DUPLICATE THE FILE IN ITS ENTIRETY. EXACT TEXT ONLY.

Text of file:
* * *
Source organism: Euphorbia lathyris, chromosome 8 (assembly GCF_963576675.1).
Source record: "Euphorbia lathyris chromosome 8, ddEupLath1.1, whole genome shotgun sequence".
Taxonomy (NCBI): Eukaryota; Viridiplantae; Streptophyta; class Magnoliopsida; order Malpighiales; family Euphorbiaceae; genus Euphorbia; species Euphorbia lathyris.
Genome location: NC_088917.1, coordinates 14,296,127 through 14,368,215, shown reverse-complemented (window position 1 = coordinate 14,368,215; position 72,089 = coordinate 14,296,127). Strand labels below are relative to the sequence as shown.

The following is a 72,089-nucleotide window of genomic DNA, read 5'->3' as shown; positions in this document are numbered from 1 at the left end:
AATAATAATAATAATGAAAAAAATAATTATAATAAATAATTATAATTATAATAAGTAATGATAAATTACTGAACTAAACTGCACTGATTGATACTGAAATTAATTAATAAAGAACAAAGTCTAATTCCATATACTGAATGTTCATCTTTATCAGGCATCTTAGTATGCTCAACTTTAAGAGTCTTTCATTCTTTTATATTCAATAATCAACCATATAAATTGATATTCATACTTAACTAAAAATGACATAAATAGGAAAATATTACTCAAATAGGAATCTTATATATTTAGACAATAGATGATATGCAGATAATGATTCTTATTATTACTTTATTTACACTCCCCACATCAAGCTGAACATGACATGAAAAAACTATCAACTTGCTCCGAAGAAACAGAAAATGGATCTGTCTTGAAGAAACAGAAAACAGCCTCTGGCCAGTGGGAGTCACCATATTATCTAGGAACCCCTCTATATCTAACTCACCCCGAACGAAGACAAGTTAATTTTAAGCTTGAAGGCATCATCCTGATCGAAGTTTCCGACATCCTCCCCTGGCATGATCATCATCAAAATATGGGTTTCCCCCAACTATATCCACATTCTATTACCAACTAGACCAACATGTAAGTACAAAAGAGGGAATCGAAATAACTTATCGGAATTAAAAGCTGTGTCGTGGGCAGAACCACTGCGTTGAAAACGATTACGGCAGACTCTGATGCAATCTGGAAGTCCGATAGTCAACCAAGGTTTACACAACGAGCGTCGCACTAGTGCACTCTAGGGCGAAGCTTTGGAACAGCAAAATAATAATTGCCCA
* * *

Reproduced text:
Source organism: Euphorbia lathyris, chromosome 8 (assembly GCF_963576675.1).
Source record: "Euphorbia lathyris chromosome 8, ddEupLath1.1, whole genome shotgun sequence".
Taxonomy (NCBI): Eukaryota; Viridiplantae; Streptophyta; class Magnoliopsida; order Malpighiales; family Euphorbiaceae; genus Euphorbia; species Euphorbia lathyris.
Genome location: NC_088917.1, coordinates 14,296,127 through 14,368,215, shown reverse-complemented (window position 1 = coordinate 14,368,215; position 72,089 = coordinate 14,296,127). Strand labels below are relative to the sequence as shown.

The following is a 72,089-nucleotide window of genomic DNA, read 5'->3' as shown; positions in this document are numbered from 1 at the left end:
AATAATAATAATAATGAAAAAAATAATTATAATAAATAATTATAATTATAATAAGTAATGATAAATTACTGAACTAAACTGCACTGATTGATACTGAAATTAATTAATAAAGAACAAAGTCTAATTCCATATACTGAATGTTCATCTTTATCAGGCATCTTAGTATGCTCAACTTTAAGAGTCTTTCATTCTTTTATATTCAATAATCAACCATATAAATTGATATTCATACTTAACTAAAAATGACATAAATAGGAAAATATTACTCAAATAGGAATCTTATATATTTAGACAATAGATGATATGCAGATAATGATTCTTATTATTACTTTATTTACACTCCCCACATCAAGCTGAACATGACATGAAAAAACTATCAACTTGCTCCGAAGAAACAGAAAATGGATCTGTCTTGAAGAAACAGAAAACAGCCTCTGGCCAGTGGGAGTCACCATATTATCTAGGAACCCCTCTATATCTAACTCACCCCGAACGAAGACAAGTTAATTTTAAGCTTGAAGGCATCATCCTGATCGAAGTTTCCGACATCCTCCCCTGGCATGATCATCATCAAAATATGGGTTTCCCCCAACTATATCCACATTCTATTACCAACTAGACCAACATGTAAGTACAAAAGAGGGAATCGAAATAACTTATCGGAATTAAAAGCTGTGTCGTGGGCAGAACCACTGCGTTGAAAACGATTACGGCAGACTCTGATGCAATCTGGAAGTCCGATAGTCAACCAAGGTTTACACAACGAGCGTCGCACTAGTGCACTCTAGGGCGAAGCTTTGGAACAGCAAAATAATAATTGCCCA